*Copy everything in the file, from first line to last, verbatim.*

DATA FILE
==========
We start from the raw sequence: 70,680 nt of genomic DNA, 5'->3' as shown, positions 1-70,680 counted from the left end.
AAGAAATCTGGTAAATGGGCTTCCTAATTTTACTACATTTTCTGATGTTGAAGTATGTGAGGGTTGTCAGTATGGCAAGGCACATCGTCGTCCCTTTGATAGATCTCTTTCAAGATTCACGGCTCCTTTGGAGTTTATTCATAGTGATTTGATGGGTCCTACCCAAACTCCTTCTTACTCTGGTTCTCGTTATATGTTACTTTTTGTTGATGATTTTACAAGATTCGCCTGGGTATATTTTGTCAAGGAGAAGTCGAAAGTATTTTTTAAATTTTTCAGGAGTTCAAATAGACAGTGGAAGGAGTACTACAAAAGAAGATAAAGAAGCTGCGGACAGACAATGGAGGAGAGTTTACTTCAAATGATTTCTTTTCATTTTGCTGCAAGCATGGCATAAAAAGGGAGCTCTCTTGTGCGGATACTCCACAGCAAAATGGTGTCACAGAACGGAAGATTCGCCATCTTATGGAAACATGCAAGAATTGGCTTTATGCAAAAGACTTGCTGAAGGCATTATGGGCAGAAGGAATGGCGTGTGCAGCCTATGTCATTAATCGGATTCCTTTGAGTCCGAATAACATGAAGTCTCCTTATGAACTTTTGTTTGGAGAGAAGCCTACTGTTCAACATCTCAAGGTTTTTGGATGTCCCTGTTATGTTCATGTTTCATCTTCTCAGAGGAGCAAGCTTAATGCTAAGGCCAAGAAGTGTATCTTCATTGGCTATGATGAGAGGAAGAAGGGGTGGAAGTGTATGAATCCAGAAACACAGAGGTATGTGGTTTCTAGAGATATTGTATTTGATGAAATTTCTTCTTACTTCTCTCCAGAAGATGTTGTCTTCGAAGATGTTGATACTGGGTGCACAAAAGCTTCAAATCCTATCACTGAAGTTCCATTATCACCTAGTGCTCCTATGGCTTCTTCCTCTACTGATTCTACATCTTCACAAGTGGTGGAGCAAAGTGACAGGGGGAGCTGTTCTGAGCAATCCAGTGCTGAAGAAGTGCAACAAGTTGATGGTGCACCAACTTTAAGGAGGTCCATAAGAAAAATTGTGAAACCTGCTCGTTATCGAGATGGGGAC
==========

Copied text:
We start from the raw sequence: 70,680 nt of genomic DNA, 5'->3' as shown, positions 1-70,680 counted from the left end.
AAGAAATCTGGTAAATGGGCTTCCTAATTTTACTACATTTTCTGATGTTGAAGTATGTGAGGGTTGTCAGTATGGCAAGGCACATCGTCGTCCCTTTGATAGATCTCTTTCAAGATTCACGGCTCCTTTGGAGTTTATTCATAGTGATTTGATGGGTCCTACCCAAACTCCTTCTTACTCTGGTTCTCGTTATATGTTACTTTTTGTTGATGATTTTACAAGATTCGCCTGGGTATATTTTGTCAAGGAGAAGTCGAAAGTATTTTTTAAATTTTTCAGGAGTTCAAATAGACAGTGGAAGGAGTACTACAAAAGAAGATAAAGAAGCTGCGGACAGACAATGGAGGAGAGTTTACTTCAAATGATTTCTTTTCATTTTGCTGCAAGCATGGCATAAAAAGGGAGCTCTCTTGTGCGGATACTCCACAGCAAAATGGTGTCACAGAACGGAAGATTCGCCATCTTATGGAAACATGCAAGAATTGGCTTTATGCAAAAGACTTGCTGAAGGCATTATGGGCAGAAGGAATGGCGTGTGCAGCCTATGTCATTAATCGGATTCCTTTGAGTCCGAATAACATGAAGTCTCCTTATGAACTTTTGTTTGGAGAGAAGCCTACTGTTCAACATCTCAAGGTTTTTGGATGTCCCTGTTATGTTCATGTTTCATCTTCTCAGAGGAGCAAGCTTAATGCTAAGGCCAAGAAGTGTATCTTCATTGGCTATGATGAGAGGAAGAAGGGGTGGAAGTGTATGAATCCAGAAACACAGAGGTATGTGGTTTCTAGAGATATTGTATTTGATGAAATTTCTTCTTACTTCTCTCCAGAAGATGTTGTCTTCGAAGATGTTGATACTGGGTGCACAAAAGCTTCAAATCCTATCACTGAAGTTCCATTATCACCTAGTGCTCCTATGGCTTCTTCCTCTACTGATTCTACATCTTCACAAGTGGTGGAGCAAAGTGACAGGGGGAGCTGTTCTGAGCAATCCAGTGCTGAAGAAGTGCAACAAGTTGATGGTGCACCAACTTTAAGGAGGTCCATAAGAAAAATTGTGAAACCTGCTCGTTATCGAGATGGGGAC